Lucid by Jay Bonansinga - No Spoiler Review | I want to be awake while sleeping

August 16, 2015

Title: Lucid
Author: Jay Bonansinga
Standalone Novel
Genre: YA Parnormal/Horror
Publication Date: April 28th 2015
Format Read: E-ARC Provided by author via Xpresso Tours
Publisher: Smashwords Edition
Rating: ★★★☆☆
Lori Blaine is not your average seventeen-year-old high school student. Cool and iconoclastic in her dread-locks and natty thrift shop garb, with an IQ that’s off the charts, she is the ersatz leader of a pack of Goth kids that circle around her in the halls of Valesburg Central like a school of pilot fish. Lori speaks softly, but when she does speak, people have a tendency to listen.But Lori Blaine has one problem: The door.Lori’s dreams are haunted by this strange, recurring symbol. The door is always there on the periphery… beckoning to her, daring her to see what might be waiting for her on the other side. Finally, at the urging of an overzealous school psychologist, Lori Blaine decides to face her fears. The next night, she goes through the dream door… and immediately plunges into a shattered looking glass world in which nothing is as it seems and evil awaits around every corner.But when Lori fights back, all hell breaks loose.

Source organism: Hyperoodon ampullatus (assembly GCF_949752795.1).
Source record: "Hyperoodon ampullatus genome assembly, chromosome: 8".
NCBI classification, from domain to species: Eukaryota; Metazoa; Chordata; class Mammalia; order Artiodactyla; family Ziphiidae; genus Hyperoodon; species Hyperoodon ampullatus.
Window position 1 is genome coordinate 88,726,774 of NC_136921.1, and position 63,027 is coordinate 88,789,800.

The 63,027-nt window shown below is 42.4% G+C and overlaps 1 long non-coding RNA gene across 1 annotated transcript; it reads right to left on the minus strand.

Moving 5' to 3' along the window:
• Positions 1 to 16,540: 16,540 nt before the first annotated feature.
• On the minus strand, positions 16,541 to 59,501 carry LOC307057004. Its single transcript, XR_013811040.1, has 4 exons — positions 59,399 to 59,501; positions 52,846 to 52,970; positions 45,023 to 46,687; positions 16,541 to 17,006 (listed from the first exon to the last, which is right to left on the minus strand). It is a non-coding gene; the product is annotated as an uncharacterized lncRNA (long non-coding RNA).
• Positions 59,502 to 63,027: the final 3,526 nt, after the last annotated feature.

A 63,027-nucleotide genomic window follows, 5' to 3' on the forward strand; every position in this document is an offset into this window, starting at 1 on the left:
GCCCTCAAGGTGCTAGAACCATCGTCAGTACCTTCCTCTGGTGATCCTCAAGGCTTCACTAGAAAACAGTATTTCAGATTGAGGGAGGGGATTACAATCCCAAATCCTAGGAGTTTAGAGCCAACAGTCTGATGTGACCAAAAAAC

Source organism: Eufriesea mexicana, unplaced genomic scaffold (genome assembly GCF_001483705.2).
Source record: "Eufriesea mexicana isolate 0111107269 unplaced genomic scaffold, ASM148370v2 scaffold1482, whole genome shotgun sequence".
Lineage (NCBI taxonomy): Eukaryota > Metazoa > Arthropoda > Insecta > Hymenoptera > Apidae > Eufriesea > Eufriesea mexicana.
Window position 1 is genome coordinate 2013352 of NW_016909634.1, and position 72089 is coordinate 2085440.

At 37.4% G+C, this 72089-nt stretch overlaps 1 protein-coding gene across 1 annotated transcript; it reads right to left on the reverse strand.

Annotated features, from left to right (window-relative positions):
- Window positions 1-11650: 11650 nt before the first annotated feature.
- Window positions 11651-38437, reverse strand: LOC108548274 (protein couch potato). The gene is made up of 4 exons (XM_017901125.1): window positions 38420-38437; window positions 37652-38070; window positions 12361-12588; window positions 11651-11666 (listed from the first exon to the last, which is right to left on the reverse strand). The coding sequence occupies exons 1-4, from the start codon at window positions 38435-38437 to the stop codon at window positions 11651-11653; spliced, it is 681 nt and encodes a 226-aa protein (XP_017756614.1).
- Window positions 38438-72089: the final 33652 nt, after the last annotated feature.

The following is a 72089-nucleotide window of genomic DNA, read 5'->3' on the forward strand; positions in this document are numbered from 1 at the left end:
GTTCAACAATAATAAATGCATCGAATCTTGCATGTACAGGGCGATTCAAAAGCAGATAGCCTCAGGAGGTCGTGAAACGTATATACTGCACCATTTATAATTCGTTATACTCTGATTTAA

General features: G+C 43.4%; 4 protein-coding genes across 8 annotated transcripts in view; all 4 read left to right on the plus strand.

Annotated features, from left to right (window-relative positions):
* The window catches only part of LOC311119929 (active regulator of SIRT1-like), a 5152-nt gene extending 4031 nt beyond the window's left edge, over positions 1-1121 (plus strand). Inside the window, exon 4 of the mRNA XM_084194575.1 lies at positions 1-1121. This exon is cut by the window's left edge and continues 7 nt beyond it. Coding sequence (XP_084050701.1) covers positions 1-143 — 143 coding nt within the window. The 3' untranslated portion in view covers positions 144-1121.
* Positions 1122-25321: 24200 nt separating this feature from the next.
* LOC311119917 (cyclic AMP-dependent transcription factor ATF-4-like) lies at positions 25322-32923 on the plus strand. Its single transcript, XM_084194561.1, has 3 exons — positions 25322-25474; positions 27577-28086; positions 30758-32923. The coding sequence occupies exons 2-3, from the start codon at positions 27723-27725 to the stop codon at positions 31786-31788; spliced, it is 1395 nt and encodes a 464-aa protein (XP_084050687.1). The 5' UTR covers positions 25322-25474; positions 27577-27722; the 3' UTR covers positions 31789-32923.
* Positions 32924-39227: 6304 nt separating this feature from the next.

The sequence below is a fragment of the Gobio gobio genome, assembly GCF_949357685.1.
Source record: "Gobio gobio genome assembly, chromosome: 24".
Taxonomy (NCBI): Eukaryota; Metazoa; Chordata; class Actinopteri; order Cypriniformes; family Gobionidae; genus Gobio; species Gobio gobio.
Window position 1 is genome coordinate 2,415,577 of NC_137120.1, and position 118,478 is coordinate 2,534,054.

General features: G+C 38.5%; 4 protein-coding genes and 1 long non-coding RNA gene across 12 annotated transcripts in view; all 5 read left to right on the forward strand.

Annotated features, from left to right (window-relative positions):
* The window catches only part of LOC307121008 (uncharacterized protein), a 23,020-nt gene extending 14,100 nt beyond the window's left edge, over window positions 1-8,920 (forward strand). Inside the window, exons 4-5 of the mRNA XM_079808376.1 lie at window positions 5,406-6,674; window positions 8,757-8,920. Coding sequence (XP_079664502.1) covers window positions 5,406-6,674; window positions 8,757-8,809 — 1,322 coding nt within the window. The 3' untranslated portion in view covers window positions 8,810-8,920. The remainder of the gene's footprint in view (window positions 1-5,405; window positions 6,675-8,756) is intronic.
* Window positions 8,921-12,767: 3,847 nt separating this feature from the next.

What interested me:
I was on a paranormal kick when I requested this, and that cover screams paranormal. The plot is interesting as well.

Wow, what an intense plot. A girl who knows when she's dreaming, and has dreams with doors that lead to creepy paranormal worlds. I would definitely not want to switch places with her, but it was interesting to read about her... unique life. The plot felt a bit underdeveloped and it was a little confusing.

Lori was an okay character. She was definitely VERY special. She led an interesting life when she was dreaming. Sometimes, I felt like she wasn't real. I don't know... it was just the way she spoke I guess. I did like seeing from her point of view though.

Hugo was just... weird. He kept saying things like "giiiiirl" and "like totally." I don't really think anyone talks like that, except in movies and TV. I was a bit annoyed, as I felt Jay was using the stereotypical teenage dialogue. Hugo didn't really seem to have much character

Writing Style:
It was very, very weird. The dialogue, as I mentioned before, was very, very stereotypical and sometimes, it felt like two different people were alternating writing chapters. There was something off about the writing style, even though it was very easy to read.

It was an average book, it wasn't anything special to me. I think, if it was executed well, the plot about the Lucid dreamers would make a VERY good series - book or TV.  If you're up for a weird book, definitely give this book a shot.


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